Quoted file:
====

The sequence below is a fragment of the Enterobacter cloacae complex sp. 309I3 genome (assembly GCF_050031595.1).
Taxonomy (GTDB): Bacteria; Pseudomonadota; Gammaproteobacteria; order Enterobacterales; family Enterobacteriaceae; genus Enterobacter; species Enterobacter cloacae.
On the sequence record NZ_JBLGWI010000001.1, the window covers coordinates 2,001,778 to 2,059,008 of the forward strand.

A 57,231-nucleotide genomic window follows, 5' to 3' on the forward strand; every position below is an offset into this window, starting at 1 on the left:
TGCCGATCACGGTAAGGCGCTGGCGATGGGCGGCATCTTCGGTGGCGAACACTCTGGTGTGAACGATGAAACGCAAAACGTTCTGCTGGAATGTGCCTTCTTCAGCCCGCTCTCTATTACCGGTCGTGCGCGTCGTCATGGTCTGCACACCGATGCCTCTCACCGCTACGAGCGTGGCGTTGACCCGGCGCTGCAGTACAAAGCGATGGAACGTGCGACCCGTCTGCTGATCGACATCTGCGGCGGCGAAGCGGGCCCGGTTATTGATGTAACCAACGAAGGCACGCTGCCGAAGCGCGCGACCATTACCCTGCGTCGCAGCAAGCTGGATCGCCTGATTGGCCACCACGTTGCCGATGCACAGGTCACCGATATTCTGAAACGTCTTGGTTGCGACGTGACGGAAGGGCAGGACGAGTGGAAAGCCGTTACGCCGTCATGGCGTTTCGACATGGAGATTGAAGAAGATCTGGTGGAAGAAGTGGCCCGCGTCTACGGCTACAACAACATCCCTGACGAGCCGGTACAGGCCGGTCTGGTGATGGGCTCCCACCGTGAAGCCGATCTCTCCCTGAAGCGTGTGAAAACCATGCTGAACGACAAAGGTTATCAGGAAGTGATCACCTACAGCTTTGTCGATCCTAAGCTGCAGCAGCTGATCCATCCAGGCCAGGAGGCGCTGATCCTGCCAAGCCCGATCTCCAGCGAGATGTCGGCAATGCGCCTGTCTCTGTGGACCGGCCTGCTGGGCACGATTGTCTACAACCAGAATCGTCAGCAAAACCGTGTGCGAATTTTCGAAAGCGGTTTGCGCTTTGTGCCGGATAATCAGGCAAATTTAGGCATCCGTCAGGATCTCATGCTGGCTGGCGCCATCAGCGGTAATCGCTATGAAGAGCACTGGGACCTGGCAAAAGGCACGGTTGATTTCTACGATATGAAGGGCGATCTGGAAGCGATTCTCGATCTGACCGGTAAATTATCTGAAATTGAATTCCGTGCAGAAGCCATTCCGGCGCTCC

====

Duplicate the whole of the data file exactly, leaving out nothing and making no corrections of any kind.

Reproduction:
The sequence below is a fragment of the Enterobacter cloacae complex sp. 309I3 genome (assembly GCF_050031595.1).
Taxonomy (GTDB): Bacteria; Pseudomonadota; Gammaproteobacteria; order Enterobacterales; family Enterobacteriaceae; genus Enterobacter; species Enterobacter cloacae.
On the sequence record NZ_JBLGWI010000001.1, the window covers coordinates 2,001,778 to 2,059,008 of the forward strand.

A 57,231-nucleotide genomic window follows, 5' to 3' on the forward strand; every position below is an offset into this window, starting at 1 on the left:
TGCCGATCACGGTAAGGCGCTGGCGATGGGCGGCATCTTCGGTGGCGAACACTCTGGTGTGAACGATGAAACGCAAAACGTTCTGCTGGAATGTGCCTTCTTCAGCCCGCTCTCTATTACCGGTCGTGCGCGTCGTCATGGTCTGCACACCGATGCCTCTCACCGCTACGAGCGTGGCGTTGACCCGGCGCTGCAGTACAAAGCGATGGAACGTGCGACCCGTCTGCTGATCGACATCTGCGGCGGCGAAGCGGGCCCGGTTATTGATGTAACCAACGAAGGCACGCTGCCGAAGCGCGCGACCATTACCCTGCGTCGCAGCAAGCTGGATCGCCTGATTGGCCACCACGTTGCCGATGCACAGGTCACCGATATTCTGAAACGTCTTGGTTGCGACGTGACGGAAGGGCAGGACGAGTGGAAAGCCGTTACGCCGTCATGGCGTTTCGACATGGAGATTGAAGAAGATCTGGTGGAAGAAGTGGCCCGCGTCTACGGCTACAACAACATCCCTGACGAGCCGGTACAGGCCGGTCTGGTGATGGGCTCCCACCGTGAAGCCGATCTCTCCCTGAAGCGTGTGAAAACCATGCTGAACGACAAAGGTTATCAGGAAGTGATCACCTACAGCTTTGTCGATCCTAAGCTGCAGCAGCTGATCCATCCAGGCCAGGAGGCGCTGATCCTGCCAAGCCCGATCTCCAGCGAGATGTCGGCAATGCGCCTGTCTCTGTGGACCGGCCTGCTGGGCACGATTGTCTACAACCAGAATCGTCAGCAAAACCGTGTGCGAATTTTCGAAAGCGGTTTGCGCTTTGTGCCGGATAATCAGGCAAATTTAGGCATCCGTCAGGATCTCATGCTGGCTGGCGCCATCAGCGGTAATCGCTATGAAGAGCACTGGGACCTGGCAAAAGGCACGGTTGATTTCTACGATATGAAGGGCGATCTGGAAGCGATTCTCGATCTGACCGGTAAATTATCTGAAATTGAATTCCGTGCAGAAGCCATTCCGGCGCTCC